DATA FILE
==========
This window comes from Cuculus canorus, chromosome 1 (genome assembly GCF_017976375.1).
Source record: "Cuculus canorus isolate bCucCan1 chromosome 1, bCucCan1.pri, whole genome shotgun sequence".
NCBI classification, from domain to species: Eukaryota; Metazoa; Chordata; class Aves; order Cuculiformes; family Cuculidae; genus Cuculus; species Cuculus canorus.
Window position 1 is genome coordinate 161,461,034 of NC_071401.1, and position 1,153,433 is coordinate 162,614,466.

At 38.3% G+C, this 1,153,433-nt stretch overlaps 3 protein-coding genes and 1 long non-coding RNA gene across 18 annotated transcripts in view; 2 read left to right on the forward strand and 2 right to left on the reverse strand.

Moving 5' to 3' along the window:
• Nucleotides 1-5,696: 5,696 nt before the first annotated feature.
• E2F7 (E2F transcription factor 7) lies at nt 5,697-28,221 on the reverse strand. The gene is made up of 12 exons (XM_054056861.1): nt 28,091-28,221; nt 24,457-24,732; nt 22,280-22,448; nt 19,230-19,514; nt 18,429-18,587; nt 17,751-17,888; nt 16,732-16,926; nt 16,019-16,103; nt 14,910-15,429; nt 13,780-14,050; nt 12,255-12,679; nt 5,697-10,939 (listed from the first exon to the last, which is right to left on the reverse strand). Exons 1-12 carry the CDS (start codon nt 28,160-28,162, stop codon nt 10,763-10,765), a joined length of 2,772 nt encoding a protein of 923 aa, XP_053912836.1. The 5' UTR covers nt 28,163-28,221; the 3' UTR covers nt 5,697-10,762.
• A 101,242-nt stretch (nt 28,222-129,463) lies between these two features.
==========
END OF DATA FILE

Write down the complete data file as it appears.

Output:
This window comes from Cuculus canorus, chromosome 1 (genome assembly GCF_017976375.1).
Source record: "Cuculus canorus isolate bCucCan1 chromosome 1, bCucCan1.pri, whole genome shotgun sequence".
NCBI classification, from domain to species: Eukaryota; Metazoa; Chordata; class Aves; order Cuculiformes; family Cuculidae; genus Cuculus; species Cuculus canorus.
Window position 1 is genome coordinate 161,461,034 of NC_071401.1, and position 1,153,433 is coordinate 162,614,466.

At 38.3% G+C, this 1,153,433-nt stretch overlaps 3 protein-coding genes and 1 long non-coding RNA gene across 18 annotated transcripts in view; 2 read left to right on the forward strand and 2 right to left on the reverse strand.

Moving 5' to 3' along the window:
• Nucleotides 1-5,696: 5,696 nt before the first annotated feature.
• E2F7 (E2F transcription factor 7) lies at nt 5,697-28,221 on the reverse strand. The gene is made up of 12 exons (XM_054056861.1): nt 28,091-28,221; nt 24,457-24,732; nt 22,280-22,448; nt 19,230-19,514; nt 18,429-18,587; nt 17,751-17,888; nt 16,732-16,926; nt 16,019-16,103; nt 14,910-15,429; nt 13,780-14,050; nt 12,255-12,679; nt 5,697-10,939 (listed from the first exon to the last, which is right to left on the reverse strand). Exons 1-12 carry the CDS (start codon nt 28,160-28,162, stop codon nt 10,763-10,765), a joined length of 2,772 nt encoding a protein of 923 aa, XP_053912836.1. The 5' UTR covers nt 28,163-28,221; the 3' UTR covers nt 5,697-10,762.
• A 101,242-nt stretch (nt 28,222-129,463) lies between these two features.